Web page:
- Paperback: 535 pages
- Publisher: A K Peters/CRC Press; 3 edition (March 7, 2014)
- Language: English
- ISBN-10: 1482217163
- ISBN-13: 978-1482217162
- Product Dimensions: 7.5 x 1.2 x 8.8 inches
- Shipping Weight: 1.8 pounds (View shipping rates and policies)
- Average Customer Review: 55 customer reviews
- Amazon Best Sellers Rank: #36,141 in Books (See Top 100 in Books)
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Game Design Workshop: A Playcentric Approach to Creating Innovative Games, Third Edition 3rd Edition
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There is a newer edition of this item:
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"Game Design Workshop is a truly great book and has become, in my opinion, the de facto standard text for beginner- to intermediate-level game design education. This updated new edition is extremely relevant, useful, and inspiring to all kinds of game designers."
―Richard Lemarchand, Interactive Media & Games Division, School of Cinematic Arts, University of Southern California
"This is the perfect time for a new edition. The updates refresh elements of the book that are important as examples, but don’t radically alter the thing about the book that is great: a playcentric approach to game design."
―Colleen Macklin, Associate Professor, Parsons The New School for Design
"Tracy Fullerton’s Game Design Workshop covers pretty much everything a working or wannabe game designer needs to know. She covers game theory, concepting, prototyping, testing, and tuning, with stops along the way to discuss what it means to a professional game designer and how to land a job. When I started thinking about my game studies course at the University of Texas at Austin, this was one book I knew I had to use."
―Warren Spector, Creative Director, Junction Point Studios
Top customer reviews
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For indies, it a great set of practical ideas to 'stress test' your design and to explore its edges for new opportunities in game play.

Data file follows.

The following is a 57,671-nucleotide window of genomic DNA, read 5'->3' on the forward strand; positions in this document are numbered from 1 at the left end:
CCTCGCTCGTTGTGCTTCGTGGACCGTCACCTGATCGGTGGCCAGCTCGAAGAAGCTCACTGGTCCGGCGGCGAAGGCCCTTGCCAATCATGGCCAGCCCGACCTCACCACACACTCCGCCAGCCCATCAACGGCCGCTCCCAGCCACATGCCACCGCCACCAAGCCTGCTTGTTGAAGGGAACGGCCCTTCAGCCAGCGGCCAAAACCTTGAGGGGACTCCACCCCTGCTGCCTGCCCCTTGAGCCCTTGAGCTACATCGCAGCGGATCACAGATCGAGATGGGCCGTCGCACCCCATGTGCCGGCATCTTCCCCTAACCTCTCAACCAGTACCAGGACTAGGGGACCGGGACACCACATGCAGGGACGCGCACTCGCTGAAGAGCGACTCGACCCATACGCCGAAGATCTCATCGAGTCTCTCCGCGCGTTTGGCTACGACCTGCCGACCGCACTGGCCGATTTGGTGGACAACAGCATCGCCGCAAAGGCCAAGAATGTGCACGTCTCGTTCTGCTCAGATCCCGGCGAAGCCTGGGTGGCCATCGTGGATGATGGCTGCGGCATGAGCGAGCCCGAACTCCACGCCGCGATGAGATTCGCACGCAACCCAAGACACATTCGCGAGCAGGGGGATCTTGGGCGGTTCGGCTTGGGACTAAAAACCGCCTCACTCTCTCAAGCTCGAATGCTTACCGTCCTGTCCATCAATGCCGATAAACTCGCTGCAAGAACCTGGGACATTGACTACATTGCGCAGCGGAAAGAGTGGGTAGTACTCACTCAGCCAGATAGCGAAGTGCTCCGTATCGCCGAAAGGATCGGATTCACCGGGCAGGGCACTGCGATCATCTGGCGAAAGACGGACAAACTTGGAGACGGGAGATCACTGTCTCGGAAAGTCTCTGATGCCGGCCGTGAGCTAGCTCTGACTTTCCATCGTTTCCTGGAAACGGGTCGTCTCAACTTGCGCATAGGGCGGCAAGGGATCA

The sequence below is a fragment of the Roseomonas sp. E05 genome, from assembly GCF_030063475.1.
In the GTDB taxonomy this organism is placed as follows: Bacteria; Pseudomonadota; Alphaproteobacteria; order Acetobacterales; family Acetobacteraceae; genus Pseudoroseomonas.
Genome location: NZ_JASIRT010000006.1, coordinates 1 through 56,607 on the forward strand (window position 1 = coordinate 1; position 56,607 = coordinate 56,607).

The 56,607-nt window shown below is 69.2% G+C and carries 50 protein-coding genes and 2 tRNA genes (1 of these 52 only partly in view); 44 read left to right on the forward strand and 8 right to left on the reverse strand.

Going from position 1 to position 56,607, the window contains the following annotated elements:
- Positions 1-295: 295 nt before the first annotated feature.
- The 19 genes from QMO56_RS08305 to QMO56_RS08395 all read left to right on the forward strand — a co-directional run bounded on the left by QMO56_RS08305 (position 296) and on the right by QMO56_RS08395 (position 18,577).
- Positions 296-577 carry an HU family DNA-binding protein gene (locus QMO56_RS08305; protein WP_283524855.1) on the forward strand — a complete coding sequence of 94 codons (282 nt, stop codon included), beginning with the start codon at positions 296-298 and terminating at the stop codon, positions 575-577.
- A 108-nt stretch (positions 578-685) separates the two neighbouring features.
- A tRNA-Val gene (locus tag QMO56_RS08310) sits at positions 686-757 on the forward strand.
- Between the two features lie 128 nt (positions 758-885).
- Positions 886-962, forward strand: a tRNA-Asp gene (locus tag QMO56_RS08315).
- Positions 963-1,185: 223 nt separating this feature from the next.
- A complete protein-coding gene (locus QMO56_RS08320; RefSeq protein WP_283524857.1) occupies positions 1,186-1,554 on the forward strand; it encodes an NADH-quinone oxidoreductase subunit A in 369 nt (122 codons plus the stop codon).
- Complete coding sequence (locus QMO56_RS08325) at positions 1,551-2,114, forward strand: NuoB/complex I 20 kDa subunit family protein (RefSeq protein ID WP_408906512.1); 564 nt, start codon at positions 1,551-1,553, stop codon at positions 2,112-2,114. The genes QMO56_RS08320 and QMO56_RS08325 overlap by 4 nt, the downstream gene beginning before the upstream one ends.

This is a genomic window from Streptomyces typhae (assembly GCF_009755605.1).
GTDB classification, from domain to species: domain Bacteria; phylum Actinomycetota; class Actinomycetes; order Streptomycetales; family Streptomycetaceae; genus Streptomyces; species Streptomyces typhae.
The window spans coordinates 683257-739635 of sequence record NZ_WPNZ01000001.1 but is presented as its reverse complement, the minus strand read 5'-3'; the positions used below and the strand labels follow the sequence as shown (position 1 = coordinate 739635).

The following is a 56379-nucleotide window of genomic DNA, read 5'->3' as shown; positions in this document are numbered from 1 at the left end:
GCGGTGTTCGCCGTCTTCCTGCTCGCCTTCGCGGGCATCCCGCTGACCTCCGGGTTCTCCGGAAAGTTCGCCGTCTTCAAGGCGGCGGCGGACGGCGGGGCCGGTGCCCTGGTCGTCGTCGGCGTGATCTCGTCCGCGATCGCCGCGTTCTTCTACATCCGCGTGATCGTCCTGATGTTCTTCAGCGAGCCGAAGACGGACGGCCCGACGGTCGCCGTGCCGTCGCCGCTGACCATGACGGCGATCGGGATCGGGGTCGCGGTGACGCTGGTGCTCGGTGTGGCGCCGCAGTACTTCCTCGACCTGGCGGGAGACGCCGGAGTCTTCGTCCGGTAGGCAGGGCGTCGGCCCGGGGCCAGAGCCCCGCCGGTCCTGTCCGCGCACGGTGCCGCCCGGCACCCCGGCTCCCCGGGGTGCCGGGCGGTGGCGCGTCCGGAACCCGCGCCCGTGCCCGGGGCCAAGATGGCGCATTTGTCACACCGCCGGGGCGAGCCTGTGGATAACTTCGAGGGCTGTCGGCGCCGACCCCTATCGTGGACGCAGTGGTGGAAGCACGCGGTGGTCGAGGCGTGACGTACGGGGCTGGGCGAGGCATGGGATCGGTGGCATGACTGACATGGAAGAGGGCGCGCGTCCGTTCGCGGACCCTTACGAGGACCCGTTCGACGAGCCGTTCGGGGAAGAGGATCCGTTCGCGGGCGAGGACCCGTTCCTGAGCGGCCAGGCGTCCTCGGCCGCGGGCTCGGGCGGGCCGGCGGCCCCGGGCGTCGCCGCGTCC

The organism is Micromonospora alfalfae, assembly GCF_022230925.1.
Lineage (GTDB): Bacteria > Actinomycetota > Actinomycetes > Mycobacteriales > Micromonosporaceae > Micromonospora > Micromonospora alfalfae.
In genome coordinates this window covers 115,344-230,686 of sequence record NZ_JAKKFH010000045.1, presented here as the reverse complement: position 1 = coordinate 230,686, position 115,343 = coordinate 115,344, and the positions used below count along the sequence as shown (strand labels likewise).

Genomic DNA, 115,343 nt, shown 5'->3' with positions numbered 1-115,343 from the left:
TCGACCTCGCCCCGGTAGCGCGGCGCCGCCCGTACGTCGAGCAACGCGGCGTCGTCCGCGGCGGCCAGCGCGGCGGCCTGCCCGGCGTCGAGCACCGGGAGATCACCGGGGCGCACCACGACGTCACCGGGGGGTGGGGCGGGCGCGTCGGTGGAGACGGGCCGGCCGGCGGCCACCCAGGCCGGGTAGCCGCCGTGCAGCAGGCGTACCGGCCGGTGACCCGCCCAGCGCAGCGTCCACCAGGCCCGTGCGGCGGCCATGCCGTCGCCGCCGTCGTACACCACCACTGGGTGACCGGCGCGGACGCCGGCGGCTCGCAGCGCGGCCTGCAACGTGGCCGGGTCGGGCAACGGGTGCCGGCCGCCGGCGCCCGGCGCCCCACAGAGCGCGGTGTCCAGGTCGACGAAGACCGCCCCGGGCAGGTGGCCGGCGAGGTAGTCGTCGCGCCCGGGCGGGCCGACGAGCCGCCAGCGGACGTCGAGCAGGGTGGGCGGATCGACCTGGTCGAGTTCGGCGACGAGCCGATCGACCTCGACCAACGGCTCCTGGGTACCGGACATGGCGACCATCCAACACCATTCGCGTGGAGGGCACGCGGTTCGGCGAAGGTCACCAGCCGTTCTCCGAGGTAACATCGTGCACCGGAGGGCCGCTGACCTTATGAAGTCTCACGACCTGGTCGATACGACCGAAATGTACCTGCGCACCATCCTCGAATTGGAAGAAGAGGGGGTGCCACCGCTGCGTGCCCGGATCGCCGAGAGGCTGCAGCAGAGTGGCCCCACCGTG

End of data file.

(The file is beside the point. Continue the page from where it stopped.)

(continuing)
I highly recommend this book to anyone looking to learn more about game development, as a trade, and especially for anyone looking to do it as a profession.
There were so many things to love about this book, but three things really stand out in my mind as being particularly awesome:
1. The "Designer Perspective" sidebars (insight into how some famous game designers got started and some behind-the-scenes knowledge about the industry)
2. The focus on iterative-design (prototype and test early and often)
3. The Exercises (real application exercises that hold your hand through the development of games, and of yourself as a career designer)
There were basically only two things I *didn't* like about this book, and they are purely circumstantial.
The first thing is that this book is college-textbook dense. Seriously. The page-count is just shy of 450 pages, and each page is divided into two columns, with a relatively small font-size. It was a beast to get through. There were many times when finishing the book felt like a daunting task, particularly towards the end.
The second thing that I wished was different was that the book's focus changes almost completely to digital game development (video games). The first half of the book was about basic game development, and so it could apply to either tabletop games or digital games; but as the book progresses, it makes a clear shift towards digital game development.
Realistically, this is not surprising -- the video game industry is gigantic, with revenues exceeding Box Office sales, and it keeps growing. The market for tabletop games is vastly smaller, domestically, and although it enjoys a much larger market share in Europe, particularly Germany, it is still comparatively diminuitive. So this particular nitpick is purely arbitrary, on my part -- I don't begrudge the authors for their decision regarding the content.
Some of the "interviews" are disruptions the flow of the book and some are just not very interesting.
I think it's an OK read but only if the format is regular and not a PDF which makes it so much harder to get through.
I find Game Design Workshop easier to understand and the workflow the book presents is ideal for teaching.